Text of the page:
Married life is so different than I thought it would be.  When we were young and in love, I was sure we would be the couple that would beat the odds—and you know what, in some ways, we have. But it’s nothing like I expected. I thought true love was fluttery feelings and never disagreeing.

“Okay,” I used to think, “we can have the occasional disagreement, as long as we communicate well, listen to each other and resolvd things in a calm, healthy manner.”. But marriage isn’t usually so neat and tidy.

Now I think true love is something altogether different. It’s actually deeper and more profound than I used to think.

Steve and I are well matched. During pre-marital counseling, our pastor had us take an assessment to help us identify ‘red flag’ areas where conflict would likely arise. When the results of the assessment came back, there were no red flag areas. Sure we had different backgrounds and slightly different perspectives on some things, but overall we approached life with similar beliefs. We exhaled a huge sigh of relief. We were going to be okay.

We got married, decorated our apartment, and stepped into life thinking we had it figured out. We had a solid friendship and we truly enjoyed being together—but we didn’t have a clue about what life was about to throw our way. We started off optimistic and in love, then real life happened all around us. We’ve been through some crazy, hard stuff—depression, getting fired from a job, friends divorcing and having a baby with a severe disability. We’ve held each other and cried with grief in moments so dark we could hardly see a way forward. Through those rough waters I have been so glad to have him by my side

We’ve also had some amazing experiences together—walking the red carpet with Gerard Butler at a movie premier in Los Angeles, attending a ball in Ginezno, Poland, sipping tea in an old estate home in England, oh, and building a thriving business together. We’ve done things I never dreamed I’d have the opportunity to experience. I remember moments, staring into each other’s eyes, and not being able to hold all the joy inside. And through those fairytale moments, I have been so glad to have him by my side. His smile, his friendship, his sense of humor makes the exceptional even better.

But after 15 years of marriage, I no longer believe it’s the highs and lows that make or break a marriage. The lowest lows and the highest highs are the exception to the rule. And while they may be extremely difficult or hugely exciting, they don’t define a marriage. It’s day to day life that makes or breaks a marriage. The drain of the mundane can be exhausting. We work together, raise our boys together and live life together. It’s busy and stressful. Sometimes, after the boys are in bed, and we are both sitting on the couch catching up on our favorite BBC show, I wonder why it feels like there is a wall between us.  Those bricks pile up one at a time—a small comment that hurts or being too tired to share details from the day. Each one doesn’t seem like a big deal, but over days and weeks they pile up to create a wall. Sure, these bricks can be torn down, but it takes vulnerability. Someone has to reach out to the other person with a hug, kiss, or a kind word. The same fatigue from the every day stress of life, the stress which allowed the wall to go up, makes it hard to tear it down.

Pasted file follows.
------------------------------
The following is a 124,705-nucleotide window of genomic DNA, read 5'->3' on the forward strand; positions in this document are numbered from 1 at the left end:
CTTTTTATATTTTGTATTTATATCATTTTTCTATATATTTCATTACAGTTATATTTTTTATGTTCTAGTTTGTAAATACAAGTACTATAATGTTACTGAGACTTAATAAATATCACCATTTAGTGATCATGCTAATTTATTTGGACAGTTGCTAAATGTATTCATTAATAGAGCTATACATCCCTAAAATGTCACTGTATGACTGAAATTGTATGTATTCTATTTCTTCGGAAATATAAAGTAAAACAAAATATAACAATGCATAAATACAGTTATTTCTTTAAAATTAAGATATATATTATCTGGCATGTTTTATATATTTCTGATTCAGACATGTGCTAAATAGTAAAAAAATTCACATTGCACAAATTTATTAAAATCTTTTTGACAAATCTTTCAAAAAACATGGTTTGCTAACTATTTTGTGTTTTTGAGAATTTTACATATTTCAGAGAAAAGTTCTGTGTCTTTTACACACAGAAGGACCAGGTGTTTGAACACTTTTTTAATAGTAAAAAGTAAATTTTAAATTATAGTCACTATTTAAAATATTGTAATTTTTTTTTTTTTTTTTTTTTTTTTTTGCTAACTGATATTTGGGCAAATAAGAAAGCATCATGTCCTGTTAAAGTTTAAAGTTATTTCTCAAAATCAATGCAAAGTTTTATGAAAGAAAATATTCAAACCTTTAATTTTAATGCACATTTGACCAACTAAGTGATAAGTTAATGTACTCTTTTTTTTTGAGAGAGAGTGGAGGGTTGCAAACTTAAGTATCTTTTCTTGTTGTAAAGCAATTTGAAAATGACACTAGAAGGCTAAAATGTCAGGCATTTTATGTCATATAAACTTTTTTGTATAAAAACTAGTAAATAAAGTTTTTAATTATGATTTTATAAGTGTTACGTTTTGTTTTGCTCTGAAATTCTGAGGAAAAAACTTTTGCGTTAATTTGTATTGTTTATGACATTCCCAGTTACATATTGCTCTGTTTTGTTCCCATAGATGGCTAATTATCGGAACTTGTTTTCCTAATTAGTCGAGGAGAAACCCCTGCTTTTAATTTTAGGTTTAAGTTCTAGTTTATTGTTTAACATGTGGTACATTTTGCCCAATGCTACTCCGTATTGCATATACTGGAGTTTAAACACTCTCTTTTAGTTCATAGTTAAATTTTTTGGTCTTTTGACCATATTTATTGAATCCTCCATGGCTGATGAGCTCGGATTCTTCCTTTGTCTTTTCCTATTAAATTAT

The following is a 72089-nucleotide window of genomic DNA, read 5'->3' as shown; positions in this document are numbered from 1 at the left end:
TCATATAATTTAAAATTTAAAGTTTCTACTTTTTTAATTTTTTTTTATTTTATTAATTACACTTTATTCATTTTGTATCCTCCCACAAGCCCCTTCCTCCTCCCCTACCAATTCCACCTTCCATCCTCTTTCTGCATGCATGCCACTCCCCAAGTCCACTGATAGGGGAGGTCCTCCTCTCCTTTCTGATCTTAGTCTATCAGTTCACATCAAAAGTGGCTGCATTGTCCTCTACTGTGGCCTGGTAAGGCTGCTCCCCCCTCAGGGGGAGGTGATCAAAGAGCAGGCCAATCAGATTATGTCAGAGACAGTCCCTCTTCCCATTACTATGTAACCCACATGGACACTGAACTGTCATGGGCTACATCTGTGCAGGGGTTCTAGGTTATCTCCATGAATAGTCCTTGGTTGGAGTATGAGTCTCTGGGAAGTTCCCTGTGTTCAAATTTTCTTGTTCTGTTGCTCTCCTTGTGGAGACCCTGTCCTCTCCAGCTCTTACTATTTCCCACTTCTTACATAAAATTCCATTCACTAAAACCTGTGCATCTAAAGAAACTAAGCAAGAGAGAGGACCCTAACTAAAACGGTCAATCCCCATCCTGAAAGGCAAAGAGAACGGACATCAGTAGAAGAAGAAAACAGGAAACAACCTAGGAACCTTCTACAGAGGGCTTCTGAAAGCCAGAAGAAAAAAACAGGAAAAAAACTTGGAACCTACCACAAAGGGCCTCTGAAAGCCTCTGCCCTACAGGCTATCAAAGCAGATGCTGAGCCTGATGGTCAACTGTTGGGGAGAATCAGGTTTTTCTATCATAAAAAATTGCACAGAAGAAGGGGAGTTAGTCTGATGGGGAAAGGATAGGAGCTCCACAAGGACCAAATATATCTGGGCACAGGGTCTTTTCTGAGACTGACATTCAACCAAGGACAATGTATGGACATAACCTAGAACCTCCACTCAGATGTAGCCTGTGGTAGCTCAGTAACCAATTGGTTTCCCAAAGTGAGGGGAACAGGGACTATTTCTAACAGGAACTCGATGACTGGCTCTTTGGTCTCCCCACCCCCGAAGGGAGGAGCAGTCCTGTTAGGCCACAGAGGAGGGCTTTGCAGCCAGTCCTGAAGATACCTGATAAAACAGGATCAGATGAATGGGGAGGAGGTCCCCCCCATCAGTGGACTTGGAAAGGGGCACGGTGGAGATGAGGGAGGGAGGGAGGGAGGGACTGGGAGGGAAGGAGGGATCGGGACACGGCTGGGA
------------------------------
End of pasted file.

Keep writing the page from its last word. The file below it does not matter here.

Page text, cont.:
I used to think highs and lows put strain on a marriage—but now I see it’s more than that. The every day stress of life is what makes marriage so challenging {and so beautiful}. Every day we have to fight the distance that wants to creep in and build a wall between us. I wake up in the morning to Steve making breakfast for our family and give him a little kiss. And bricks come down. Sometimes I slip a little note into his bag that says, “You are brave.” And bricks come down. Every day we have to hold each other, listen to each other, and share our hearts with each other. It isn’t fancy, but it matters. It isn’t complicated but it’s not simple either. Marriages are built in the little, everyday moments of life. Marriages are broken through the everyday strain of life and the drain of the mundane.

As I sit here reflecting on how different married life is from what I expected, I feel grateful that I married my best friend. I am grateful that he and I are committed to breaking down walls and fighting the distance. Together we are learning to be more vulnerable and to love each other better in the midst of the mundane.

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